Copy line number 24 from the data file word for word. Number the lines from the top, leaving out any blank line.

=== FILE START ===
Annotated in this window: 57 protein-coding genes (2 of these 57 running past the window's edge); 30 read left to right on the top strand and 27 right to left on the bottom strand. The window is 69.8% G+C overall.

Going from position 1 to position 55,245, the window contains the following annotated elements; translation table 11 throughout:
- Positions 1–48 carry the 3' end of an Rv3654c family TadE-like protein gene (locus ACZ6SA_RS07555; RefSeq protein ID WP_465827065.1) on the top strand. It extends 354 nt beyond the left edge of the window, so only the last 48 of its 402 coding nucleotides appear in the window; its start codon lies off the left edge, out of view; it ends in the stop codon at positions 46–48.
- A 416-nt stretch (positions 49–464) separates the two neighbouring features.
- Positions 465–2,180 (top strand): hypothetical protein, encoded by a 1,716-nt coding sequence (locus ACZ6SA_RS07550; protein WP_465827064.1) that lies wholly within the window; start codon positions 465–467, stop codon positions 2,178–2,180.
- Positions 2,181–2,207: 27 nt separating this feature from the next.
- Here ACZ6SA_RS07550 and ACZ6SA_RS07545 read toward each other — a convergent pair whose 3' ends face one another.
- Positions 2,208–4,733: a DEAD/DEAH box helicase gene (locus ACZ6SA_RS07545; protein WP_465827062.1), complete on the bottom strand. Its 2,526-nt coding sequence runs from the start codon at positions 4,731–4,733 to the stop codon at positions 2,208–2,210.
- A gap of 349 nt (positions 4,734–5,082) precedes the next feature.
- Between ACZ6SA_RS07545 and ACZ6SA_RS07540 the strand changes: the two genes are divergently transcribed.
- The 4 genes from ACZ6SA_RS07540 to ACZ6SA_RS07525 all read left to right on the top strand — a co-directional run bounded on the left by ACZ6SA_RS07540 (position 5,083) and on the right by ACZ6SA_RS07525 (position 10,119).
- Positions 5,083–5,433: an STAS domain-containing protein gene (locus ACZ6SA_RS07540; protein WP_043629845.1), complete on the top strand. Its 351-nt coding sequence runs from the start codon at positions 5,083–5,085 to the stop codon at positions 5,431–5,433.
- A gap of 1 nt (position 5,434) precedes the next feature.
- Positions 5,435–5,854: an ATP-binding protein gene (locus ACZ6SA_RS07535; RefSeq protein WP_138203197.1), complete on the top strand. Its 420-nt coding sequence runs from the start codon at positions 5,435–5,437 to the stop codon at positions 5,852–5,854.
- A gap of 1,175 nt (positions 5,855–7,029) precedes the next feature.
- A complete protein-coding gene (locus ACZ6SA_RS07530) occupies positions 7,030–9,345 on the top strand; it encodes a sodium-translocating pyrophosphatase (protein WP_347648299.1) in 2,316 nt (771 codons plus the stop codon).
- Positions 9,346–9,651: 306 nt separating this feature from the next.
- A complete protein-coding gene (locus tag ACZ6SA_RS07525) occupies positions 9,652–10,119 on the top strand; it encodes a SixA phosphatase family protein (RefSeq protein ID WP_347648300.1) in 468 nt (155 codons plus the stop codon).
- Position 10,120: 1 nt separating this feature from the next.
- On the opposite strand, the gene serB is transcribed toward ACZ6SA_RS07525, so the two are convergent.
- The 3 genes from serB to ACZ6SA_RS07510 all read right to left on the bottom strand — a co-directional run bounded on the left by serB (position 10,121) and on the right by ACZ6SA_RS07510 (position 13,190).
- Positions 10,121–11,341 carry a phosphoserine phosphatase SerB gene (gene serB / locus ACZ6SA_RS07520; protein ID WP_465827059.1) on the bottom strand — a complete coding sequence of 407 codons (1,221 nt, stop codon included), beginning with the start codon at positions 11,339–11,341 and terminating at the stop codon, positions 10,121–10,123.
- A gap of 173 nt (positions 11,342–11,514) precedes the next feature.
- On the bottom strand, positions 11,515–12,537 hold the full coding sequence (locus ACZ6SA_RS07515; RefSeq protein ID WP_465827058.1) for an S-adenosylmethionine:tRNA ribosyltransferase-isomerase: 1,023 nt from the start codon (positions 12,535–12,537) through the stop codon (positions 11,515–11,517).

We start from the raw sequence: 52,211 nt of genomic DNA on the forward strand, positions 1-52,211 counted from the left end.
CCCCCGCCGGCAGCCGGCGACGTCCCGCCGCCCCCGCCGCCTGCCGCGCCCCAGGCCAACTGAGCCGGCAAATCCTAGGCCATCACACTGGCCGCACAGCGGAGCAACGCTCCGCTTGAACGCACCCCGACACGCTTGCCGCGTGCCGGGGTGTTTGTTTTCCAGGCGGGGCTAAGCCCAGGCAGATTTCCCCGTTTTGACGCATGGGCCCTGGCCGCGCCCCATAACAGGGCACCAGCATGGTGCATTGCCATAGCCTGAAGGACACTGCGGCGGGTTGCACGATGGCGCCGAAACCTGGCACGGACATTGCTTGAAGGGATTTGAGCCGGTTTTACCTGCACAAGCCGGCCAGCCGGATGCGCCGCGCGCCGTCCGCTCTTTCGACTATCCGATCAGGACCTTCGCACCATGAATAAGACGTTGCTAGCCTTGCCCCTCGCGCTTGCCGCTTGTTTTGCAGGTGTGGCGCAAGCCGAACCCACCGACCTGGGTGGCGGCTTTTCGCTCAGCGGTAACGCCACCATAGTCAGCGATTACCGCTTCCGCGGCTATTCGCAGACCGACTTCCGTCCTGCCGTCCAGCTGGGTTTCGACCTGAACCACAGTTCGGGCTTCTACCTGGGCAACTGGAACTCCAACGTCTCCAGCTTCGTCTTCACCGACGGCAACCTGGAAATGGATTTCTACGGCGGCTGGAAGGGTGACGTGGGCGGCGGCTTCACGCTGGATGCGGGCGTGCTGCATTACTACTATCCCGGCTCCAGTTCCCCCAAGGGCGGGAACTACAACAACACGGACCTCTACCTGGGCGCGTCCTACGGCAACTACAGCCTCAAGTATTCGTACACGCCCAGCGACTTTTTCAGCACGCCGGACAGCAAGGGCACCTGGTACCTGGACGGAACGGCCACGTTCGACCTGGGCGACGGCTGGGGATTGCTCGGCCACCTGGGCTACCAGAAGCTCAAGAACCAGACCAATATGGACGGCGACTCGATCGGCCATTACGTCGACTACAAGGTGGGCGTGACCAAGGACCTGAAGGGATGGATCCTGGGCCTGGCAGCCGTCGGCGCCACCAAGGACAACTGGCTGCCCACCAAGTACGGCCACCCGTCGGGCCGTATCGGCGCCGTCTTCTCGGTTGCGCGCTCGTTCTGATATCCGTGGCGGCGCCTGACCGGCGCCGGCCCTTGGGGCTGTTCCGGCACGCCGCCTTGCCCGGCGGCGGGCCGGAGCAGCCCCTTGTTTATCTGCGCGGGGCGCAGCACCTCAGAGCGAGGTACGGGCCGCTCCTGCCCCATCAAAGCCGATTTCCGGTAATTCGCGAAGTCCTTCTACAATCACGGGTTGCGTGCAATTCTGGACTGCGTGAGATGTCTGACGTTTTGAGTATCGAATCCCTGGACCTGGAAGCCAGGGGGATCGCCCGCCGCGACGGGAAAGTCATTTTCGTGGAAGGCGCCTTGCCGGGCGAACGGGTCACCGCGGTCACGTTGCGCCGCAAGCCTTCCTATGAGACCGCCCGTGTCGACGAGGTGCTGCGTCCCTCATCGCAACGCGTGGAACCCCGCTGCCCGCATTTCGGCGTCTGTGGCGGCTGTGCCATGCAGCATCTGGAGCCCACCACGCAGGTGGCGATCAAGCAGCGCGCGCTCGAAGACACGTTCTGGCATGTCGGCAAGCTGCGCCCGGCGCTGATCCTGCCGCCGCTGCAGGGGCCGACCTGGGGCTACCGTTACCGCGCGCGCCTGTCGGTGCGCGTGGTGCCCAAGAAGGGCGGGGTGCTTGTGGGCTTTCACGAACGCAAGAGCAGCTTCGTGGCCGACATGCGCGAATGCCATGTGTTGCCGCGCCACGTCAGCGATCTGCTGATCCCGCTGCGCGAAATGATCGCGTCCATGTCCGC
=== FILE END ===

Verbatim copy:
- On the bottom strand, positions 11,515–12,537 hold the full coding sequence (locus ACZ6SA_RS07515; RefSeq protein ID WP_465827058.1) for an S-adenosylmethionine:tRNA ribosyltransferase-isomerase: 1,023 nt from the start codon (positions 12,535–12,537) through the stop codon (positions 11,515–11,517).